Why do east Asian lung cancer patients respond better to chemotherapy than other ethnic groups? The answer could be useful in tailoring cancer treatments to individual patients.
"Genetic differences may help explain why so many Asian women who never smoked develop lung cancer," said Dr. Adi Gazdar, professor of pathology at UT Southwestern and senior author of a study appearing online today in Public Library of Science Medicine.
The researchers focused on a protein called the epidermal growth factor receptor, or EGFR, which lies on a cell’s surface and is involved in controlling many processes. Excessive amounts of EGFR are known to be involved in several types of cancer, including more than half of lung cancers. Several drugs that interfere with EGFR are used as chemotherapeutic agents.
Three inherited alterations, known as polymorphisms, in the gene that codes for EGFR can cause cells to make abnormally high levels of the protein, Dr. Gazdar said. One polymorphism shortens a portion of the gene, while two other abnormalities involve variations in the genetic "alphabet," or sequences of chemical building blocks that make up the gene.
Increased levels of EGFR also can be caused by spontaneous mutations in the gene, or by an effect in tumor cells that increases the number of copies of genes coding for EGFR.
In the current study, the researchers compared the genes of 250 healthy people of various ethnicities with 556 samples of benign and cancerous lung tumors. They found that the three inherited polymorphisms were less common in healthy people from Japan and Taiwan than in healthy people of European, African or Mexican descent.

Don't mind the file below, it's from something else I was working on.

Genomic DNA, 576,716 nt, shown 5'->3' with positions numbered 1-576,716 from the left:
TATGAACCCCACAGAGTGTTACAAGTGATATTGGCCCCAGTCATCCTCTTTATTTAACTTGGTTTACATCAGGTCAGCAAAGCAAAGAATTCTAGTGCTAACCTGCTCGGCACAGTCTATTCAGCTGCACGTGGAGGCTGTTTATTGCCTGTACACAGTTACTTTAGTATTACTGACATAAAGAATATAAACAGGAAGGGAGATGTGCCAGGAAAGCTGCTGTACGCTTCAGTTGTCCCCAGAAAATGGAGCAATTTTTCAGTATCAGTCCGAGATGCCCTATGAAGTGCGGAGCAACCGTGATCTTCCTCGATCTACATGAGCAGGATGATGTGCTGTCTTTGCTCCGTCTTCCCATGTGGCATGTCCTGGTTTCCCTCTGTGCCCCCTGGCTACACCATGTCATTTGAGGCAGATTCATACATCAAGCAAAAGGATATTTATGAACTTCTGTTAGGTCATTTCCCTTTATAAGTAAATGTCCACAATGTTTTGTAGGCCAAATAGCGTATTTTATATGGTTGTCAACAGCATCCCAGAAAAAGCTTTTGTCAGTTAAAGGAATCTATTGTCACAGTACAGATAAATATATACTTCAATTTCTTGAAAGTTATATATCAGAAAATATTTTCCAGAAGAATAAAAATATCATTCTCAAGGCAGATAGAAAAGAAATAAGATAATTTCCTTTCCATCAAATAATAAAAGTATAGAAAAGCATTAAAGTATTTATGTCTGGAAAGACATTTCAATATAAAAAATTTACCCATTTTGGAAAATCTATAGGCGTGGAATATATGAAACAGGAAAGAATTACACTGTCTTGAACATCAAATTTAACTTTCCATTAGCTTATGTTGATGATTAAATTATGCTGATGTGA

This suggests that this population normally makes less EGFR protein than people from other ethnic groups, Dr. Gazdar said.
This was true whether the East Asians lived in Asia or in the United States, indicating that it was an intrinsic genetic trait and not one that depended on diet or lifestyle, Dr. Gazdar said.
East Asians who had developed lung cancer, however, were more likely than those of other ethnicities to have the polymorphism that involved shortening part of the gene, an alteration that causes the amount of EGFR to increase.
East Asians with lung cancer also tended to have several effects occur on a single chromosome: the polymorphism that involves shortening of the gene, a spontaneous mutation that increases EGFR levels, and increased copies of the gene caused by the tumors, he said.
"They’re all occurring together on a single chromosome, which results in a greatly increased amount of EGFR," he said. "The predicted end result would be a great increase in EGFR protein production in the affected cells, driving them toward cancer."
These findings might explain why East Asians are known to respond better than other ethnic groups to a type of chemotherapy that inhibits EGFR activity, Dr. Gazdar said.
"Cancer cells become addicted to EGFR," he said, so these cells are much more susceptible to the cancer-killing effect of EGFR inhibitors.
This type of analysis of cancer genes might be helpful for other types of cancer and other ethnic groups, Dr. Gazdar said, possibly explaining both the different manifestations of the disease seen among ethnic groups and leading the way to matching a specific treatment to the patient.
Other UT Southwestern researchers involved in the study were Dr. Pila Estess, assistant professor of pathology; Dr. Mark Siegelman, associate professor of pathology; Dr. Jerry Shay, professor of cell biology; and Dr. John Minna, professor of internal medicine and director of the Nancy B. and Jake L. Hamon Center for Therapeutic Oncology Research and the W.A. "Tex" and Deborah Moncrief Jr. Center for Cancer Genetics.
Source: UT Southwestern Medical Center.